The thought that Cheney-Bush and their neoconservative cohorts might attack yet another Muslim nation would strike me as a bad joke were it not for the fact that these individuals have shown such incompetence and bad judgment during the past six years. Nothing would surprise me.

The rational suggestions proposed by the Baker-Hamilton Iraq Study Group have seemingly been totally rejected by the "know-it-alls" in the White House, according to the latest news coming from Condi Rice and her bosses.

Instead of talking to Iran, a fleet of U.S. navy ships was dispatched to its neighborhood. I wonder what we would do if Iran parked its warships on our coasts.

Instead of replying to two long letters sent by the Iranian President, one to Bush and one to the American people, the word from the White House is: We won't reply because they know what they MUST DO!

Obviously, members of the Administration have yet to learn that the words MUST DO will, invariably, achieve the opposite result to the one desired, given the arrogance implied in those words.

The question then becomes: Will Democrats sit by, once again, and allow another tragedy to develop right in front of their noses?

We can only hope that, once in control of Congress, Democrats will find the pants they took off six years ago and...wear them.

Friday, December 22, 2006

Yes, Hillary has relatively strong negatives, but....

Can't you just see Hillary and Bill flanking Obama, her chosen V.P., on the campaign trail?

I suspect that combining experience with charm would be a winning combination.

Doubtless, Bill would be an asset to Hillary if she decides to run, particularly as the striking difference between his successful presidency is compared to Bush's failures.

As U.S. representative to the U.N., he would be in his element.

Obama, while not ready for prime time after just two short years in the Senate, would indeed be a major assetto the ticket should he settle for #2. His low key approach with emphasis on bi-partisanship would be applauded, particularly after roughly 20 years of growing, visceral party estrangement.

Needless to say, it would be a history-making event and would, most likely, meet with the approval of the majority of Americans who are aching for change.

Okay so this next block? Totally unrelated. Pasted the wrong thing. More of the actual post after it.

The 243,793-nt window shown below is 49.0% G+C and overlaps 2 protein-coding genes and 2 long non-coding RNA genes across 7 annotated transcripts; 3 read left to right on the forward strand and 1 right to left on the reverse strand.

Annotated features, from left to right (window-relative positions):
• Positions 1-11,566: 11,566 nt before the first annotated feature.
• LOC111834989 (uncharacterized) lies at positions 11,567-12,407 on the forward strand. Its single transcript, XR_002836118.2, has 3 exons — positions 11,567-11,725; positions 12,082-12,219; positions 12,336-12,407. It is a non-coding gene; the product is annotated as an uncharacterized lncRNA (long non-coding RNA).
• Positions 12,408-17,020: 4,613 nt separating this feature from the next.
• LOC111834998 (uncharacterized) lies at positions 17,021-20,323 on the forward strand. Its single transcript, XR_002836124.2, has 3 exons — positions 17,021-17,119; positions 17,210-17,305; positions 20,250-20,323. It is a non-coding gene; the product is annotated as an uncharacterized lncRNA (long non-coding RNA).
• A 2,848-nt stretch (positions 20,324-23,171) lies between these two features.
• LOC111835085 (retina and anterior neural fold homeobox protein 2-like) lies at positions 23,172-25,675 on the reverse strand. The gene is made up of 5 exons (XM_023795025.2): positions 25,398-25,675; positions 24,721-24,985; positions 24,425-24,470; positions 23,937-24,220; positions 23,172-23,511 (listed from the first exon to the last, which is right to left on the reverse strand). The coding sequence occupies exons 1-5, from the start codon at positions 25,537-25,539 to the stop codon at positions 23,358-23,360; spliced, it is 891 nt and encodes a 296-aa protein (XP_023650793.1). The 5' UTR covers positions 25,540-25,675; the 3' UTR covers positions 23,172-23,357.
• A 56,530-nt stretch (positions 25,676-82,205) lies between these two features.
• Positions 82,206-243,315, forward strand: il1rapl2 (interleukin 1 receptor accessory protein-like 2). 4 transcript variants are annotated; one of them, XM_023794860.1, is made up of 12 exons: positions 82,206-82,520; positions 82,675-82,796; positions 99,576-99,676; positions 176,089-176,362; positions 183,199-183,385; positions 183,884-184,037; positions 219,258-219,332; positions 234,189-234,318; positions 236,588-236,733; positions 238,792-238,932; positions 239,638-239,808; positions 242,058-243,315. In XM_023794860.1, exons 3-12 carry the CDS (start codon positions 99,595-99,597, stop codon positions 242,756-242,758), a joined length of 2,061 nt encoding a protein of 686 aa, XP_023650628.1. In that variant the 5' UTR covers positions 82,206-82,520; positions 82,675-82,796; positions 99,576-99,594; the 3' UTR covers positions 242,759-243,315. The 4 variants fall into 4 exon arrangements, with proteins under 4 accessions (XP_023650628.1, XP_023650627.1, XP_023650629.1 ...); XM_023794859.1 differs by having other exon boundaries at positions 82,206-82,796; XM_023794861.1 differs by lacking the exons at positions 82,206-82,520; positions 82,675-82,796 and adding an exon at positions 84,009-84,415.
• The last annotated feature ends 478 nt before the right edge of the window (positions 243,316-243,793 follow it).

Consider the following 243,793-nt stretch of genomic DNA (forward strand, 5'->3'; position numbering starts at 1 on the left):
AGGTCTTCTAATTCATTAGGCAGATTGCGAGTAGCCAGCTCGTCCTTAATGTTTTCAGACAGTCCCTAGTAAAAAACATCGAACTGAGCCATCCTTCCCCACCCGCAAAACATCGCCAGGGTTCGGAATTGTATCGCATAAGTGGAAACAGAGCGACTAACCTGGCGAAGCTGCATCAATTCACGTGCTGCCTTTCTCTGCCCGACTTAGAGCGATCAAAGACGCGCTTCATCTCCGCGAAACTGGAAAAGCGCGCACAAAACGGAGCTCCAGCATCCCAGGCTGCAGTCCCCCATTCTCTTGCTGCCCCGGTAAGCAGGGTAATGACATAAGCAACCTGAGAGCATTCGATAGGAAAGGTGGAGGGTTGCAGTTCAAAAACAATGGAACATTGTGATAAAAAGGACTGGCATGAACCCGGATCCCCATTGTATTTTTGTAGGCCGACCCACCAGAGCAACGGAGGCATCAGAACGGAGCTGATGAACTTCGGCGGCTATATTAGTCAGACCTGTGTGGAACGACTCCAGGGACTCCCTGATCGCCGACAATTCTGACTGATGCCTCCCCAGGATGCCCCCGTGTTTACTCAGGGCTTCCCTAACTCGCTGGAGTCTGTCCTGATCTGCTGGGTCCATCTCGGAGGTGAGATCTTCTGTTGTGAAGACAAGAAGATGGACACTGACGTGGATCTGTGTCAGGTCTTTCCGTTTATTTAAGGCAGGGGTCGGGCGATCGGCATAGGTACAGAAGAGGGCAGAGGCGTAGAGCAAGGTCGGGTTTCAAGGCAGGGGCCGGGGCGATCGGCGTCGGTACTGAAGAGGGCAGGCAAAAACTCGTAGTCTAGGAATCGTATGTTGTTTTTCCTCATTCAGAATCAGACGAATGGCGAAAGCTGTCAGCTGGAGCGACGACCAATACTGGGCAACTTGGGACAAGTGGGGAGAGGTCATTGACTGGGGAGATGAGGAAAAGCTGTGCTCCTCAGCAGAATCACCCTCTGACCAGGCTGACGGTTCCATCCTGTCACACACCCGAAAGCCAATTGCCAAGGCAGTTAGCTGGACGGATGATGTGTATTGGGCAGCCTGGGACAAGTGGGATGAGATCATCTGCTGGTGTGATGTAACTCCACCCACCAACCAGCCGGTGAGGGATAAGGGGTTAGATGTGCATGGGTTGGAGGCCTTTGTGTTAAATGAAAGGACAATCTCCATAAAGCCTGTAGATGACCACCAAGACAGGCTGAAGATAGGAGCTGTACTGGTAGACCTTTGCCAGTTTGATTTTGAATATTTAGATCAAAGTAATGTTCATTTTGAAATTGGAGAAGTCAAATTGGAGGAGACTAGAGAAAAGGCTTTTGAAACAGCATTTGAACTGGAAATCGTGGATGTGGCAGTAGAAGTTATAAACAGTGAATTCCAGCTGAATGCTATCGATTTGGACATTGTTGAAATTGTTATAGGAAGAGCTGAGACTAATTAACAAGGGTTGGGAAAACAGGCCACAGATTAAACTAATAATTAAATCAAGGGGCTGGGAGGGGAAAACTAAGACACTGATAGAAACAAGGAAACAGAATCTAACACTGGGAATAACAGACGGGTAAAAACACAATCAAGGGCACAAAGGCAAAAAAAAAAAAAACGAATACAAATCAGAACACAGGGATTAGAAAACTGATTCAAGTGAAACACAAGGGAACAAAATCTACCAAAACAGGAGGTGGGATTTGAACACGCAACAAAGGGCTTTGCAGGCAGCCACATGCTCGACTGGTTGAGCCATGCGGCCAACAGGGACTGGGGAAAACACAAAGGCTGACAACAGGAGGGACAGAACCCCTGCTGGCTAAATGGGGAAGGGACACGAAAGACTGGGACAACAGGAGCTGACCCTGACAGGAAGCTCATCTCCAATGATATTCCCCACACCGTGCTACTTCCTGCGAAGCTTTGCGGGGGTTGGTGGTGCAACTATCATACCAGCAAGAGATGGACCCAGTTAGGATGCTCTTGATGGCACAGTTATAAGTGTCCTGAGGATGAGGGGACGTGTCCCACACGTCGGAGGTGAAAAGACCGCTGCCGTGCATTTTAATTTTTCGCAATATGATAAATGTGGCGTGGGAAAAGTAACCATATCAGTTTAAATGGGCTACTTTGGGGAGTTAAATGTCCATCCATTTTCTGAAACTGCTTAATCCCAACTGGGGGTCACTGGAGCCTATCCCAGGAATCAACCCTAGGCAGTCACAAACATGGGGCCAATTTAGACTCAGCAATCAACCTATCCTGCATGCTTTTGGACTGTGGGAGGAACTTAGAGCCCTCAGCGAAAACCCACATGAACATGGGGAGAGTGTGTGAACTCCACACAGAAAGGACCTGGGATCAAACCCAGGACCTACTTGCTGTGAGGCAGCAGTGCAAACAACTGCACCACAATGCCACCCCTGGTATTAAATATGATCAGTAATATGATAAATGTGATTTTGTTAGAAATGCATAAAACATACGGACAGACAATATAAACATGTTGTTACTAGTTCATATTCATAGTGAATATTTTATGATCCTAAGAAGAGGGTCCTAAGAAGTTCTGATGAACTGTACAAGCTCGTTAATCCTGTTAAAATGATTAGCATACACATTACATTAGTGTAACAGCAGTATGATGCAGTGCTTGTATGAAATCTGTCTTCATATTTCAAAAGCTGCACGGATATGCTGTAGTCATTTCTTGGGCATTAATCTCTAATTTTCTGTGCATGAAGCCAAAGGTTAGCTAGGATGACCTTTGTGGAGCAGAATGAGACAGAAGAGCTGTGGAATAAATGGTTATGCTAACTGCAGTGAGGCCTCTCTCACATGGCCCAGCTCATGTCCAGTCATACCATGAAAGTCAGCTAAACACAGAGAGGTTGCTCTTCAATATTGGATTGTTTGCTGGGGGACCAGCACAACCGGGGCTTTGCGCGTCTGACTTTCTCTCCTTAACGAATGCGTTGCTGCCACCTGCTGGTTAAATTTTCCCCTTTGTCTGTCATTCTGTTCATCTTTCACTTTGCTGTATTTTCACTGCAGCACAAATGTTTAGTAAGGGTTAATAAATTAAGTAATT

"Humiliation," key to Arab/Muslim resentment

In an article entitled "Mideast Rules to Live By," Tom Friedman addresses an issue that is usually ignored by U.S. government officials, particularly those of the Cheney-Bush administration: humiliation of Arab/Muslims, given that it is at the very core of the relationships between East and West.

Mr. Friedman writes:

"Rule 11: The most underestimated emotion in Arab politics is humiliation. The Israeli-Arab conflict, for instance, is not just about borders. Israel's mere existence is a daily humiliation to Muslims, who can't understand how, if they have the superior religion, Israel can be so powerful. Al Jazeera's editor, Ahmed Sheickh, said it best when he recently told the Swiss weekly Die Weltwoche: "It gnaws at the people in the Middle East that such a small country as Israel, with only about seven million inhabitants, can defeat the Arab nation with its 350 million. That hurts our collective ego. The Palestinian problem is in the genes of every Arab. The West's problem is that it does not understand this."
I have made this point for as long as I can remember, given its importance in dealing with proud people who have indeed been humiliated time and time again, humiliation that reached a crescendo when arrogant supreme, Cheney-Bush, assumed power.

The damage done by this lack of sensitivity to foreign customs and cultures, has played a key role in promoting terrorism.

Given that promoting terrorism should NOT be our objective, one can only wonder why our "fearless leaders" insist on treating Arab/Muslims with such contempt.

Not only have Arab/Muslims been used as U.S. proxies to "maintain the balance of power" in the region but they also paid a very high price for the Holocaust as hundreds of thousands of Palestinians were evicted from their homes and forced to live in refugee camps to this day.

And, is it any wonder that resentment flourishes as U.S. troops encircle the region and establish military bases on their lands?

I can just hear the outcry in our nation should a foreign power establish military bases on our soil. Obviously, we would not tolerate such an incursion into a sovereign state.

That brings to mind the following dictum: "Do unto others as you would want others do unto you."

It's really not that complicated when you think about it....

Saturday, December 16, 2006

Rumsfeld: "Perception of U.S. weakness is provocative"

In his farewell speech, Donald Rumsfeld warns that "perception of U.S. weakness is provocative:"

"Today, it should be clear that not only is weakness provocative," Mr. Rumsfeld said, standing at a lectern with President Bush and Vice President Dick Cheney as his side, "but the perception of weakness on our part can be provocative as well."